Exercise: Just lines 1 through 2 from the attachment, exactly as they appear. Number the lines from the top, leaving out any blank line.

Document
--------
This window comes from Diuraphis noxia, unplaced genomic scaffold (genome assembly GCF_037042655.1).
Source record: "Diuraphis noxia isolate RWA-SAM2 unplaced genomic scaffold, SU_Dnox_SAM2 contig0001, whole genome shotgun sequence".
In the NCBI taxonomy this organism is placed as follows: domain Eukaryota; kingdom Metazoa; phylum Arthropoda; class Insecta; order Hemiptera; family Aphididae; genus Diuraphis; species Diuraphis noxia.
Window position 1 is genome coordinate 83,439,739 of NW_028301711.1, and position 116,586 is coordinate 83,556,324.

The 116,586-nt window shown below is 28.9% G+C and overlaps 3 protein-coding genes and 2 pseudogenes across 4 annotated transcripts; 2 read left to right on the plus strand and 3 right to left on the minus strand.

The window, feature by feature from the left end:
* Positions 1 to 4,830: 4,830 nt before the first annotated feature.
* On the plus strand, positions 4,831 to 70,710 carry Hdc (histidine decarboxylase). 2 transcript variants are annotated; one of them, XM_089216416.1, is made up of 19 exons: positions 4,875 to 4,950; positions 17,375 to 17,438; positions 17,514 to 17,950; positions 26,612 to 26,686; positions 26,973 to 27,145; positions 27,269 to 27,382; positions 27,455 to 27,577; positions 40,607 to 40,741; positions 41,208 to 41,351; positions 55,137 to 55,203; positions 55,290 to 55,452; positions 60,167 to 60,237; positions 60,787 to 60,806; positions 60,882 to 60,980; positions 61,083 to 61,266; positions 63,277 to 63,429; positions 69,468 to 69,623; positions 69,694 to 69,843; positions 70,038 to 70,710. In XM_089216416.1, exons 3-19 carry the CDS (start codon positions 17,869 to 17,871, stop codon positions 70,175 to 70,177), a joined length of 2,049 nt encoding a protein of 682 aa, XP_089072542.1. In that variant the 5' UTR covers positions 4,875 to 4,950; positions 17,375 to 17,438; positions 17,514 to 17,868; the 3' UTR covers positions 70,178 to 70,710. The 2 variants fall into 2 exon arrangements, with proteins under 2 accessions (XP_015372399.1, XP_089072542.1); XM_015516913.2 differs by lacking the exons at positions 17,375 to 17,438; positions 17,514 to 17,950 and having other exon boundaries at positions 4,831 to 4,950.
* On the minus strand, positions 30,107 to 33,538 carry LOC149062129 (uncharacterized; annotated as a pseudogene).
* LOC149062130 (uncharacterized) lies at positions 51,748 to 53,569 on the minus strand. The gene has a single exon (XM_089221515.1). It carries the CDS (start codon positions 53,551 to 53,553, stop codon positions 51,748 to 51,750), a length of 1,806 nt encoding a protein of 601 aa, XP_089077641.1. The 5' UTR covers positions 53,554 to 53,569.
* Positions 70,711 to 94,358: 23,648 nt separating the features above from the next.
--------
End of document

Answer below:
This window comes from Diuraphis noxia, unplaced genomic scaffold (genome assembly GCF_037042655.1).
Source record: "Diuraphis noxia isolate RWA-SAM2 unplaced genomic scaffold, SU_Dnox_SAM2 contig0001, whole genome shotgun sequence".